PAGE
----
Also introduced at that time were Splenda packets in folding cartons holding 50, 100, or 200 units to individually sweeten beverages.
The SBS cartons are printed offset in six colors plus varnish, says a spokeswoman at New Brunswick, NJ-based McNeil, a Johnson & Johnson company. She would not reveal packaging suppliers or thickness specifications. Amparo Vasquez, McNeil’s manager of public relations, did credit package design to FutureBrand Coleman (New York, NY).
The paper/film/ foil cartons for bulk offerings are overwrapped in printed polypropylene film. The individual packets are printed offset in three colors. “Splenda packaging materials were chosen to provide product freshness for our worldwide distribution process,” says Vasquez. “The structural designs provide customers with ease of use and storage convenience.”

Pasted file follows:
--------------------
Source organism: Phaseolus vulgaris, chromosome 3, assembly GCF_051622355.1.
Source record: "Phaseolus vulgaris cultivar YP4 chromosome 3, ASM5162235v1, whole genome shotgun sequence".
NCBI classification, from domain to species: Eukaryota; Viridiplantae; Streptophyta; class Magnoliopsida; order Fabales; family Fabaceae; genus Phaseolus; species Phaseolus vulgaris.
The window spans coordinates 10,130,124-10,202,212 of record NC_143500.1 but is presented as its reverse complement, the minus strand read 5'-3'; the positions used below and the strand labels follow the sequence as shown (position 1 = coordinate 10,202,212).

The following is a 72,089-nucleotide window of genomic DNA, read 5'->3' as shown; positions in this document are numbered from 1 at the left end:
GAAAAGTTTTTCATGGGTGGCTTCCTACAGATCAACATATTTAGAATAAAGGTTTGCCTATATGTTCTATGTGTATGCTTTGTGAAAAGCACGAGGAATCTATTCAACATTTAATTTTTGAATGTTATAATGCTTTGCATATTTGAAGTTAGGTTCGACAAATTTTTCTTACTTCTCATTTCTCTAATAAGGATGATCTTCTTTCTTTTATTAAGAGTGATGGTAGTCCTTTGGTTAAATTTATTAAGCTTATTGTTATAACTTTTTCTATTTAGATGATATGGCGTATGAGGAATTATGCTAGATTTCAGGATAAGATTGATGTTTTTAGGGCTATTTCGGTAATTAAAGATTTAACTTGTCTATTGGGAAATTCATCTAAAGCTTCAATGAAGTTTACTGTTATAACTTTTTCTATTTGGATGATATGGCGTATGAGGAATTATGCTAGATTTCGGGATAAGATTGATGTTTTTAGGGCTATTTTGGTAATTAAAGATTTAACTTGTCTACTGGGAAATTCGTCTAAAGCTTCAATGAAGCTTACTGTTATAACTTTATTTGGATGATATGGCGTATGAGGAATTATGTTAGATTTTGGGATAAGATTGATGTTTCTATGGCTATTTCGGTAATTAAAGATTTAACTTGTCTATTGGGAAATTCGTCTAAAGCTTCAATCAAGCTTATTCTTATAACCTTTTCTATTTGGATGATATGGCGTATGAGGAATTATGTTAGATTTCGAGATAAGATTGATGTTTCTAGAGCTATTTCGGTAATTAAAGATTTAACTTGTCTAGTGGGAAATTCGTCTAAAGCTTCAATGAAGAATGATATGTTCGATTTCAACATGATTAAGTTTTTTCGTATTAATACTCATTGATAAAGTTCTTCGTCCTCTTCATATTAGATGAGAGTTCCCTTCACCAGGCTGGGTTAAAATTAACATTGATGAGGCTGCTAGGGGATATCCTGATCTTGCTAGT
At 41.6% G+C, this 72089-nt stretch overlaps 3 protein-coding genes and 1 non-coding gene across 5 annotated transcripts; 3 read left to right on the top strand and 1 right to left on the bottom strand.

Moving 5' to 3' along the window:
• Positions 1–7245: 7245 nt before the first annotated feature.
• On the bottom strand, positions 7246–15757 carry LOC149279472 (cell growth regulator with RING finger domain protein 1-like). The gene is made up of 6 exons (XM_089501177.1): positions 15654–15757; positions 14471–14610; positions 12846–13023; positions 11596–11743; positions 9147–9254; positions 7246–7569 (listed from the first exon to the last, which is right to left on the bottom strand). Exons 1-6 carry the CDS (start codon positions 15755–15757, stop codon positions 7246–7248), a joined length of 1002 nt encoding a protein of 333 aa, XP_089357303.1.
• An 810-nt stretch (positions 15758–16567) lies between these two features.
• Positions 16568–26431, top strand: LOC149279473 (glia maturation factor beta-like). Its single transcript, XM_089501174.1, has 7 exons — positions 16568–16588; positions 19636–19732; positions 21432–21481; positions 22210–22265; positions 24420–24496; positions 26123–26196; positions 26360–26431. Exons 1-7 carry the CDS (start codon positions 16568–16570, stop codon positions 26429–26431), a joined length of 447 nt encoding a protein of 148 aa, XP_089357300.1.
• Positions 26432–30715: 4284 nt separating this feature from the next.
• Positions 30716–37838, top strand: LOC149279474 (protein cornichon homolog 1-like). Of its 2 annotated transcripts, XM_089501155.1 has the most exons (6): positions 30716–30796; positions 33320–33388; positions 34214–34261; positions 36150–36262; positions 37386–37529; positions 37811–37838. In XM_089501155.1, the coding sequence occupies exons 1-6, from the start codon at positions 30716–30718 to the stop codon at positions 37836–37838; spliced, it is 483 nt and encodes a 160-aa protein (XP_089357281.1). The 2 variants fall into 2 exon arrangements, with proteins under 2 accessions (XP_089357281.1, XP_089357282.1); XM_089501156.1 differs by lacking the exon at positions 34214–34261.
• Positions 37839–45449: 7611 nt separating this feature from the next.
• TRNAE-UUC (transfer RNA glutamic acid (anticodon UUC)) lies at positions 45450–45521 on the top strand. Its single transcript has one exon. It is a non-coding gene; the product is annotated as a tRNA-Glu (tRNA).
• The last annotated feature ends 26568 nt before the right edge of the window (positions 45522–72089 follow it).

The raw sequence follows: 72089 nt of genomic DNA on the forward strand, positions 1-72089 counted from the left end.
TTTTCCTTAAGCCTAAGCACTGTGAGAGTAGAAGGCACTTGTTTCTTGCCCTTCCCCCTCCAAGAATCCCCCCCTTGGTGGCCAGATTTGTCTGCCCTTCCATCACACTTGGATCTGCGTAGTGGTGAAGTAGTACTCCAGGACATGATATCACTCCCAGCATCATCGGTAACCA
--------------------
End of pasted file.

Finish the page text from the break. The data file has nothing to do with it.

According to McNeil, Splenda was introduced in ’91 and is currently used as an ingredient in more than 400 food and beverage products worldwide. Not until late last year, however, was the product available at retail where mass merchandisers nationwide sell it next to sugar, at prices ranging from $1.50 to $7, depending on the variety. Splenda is marketed to people looking to cut down on calories, as well as to diabetics. (JB)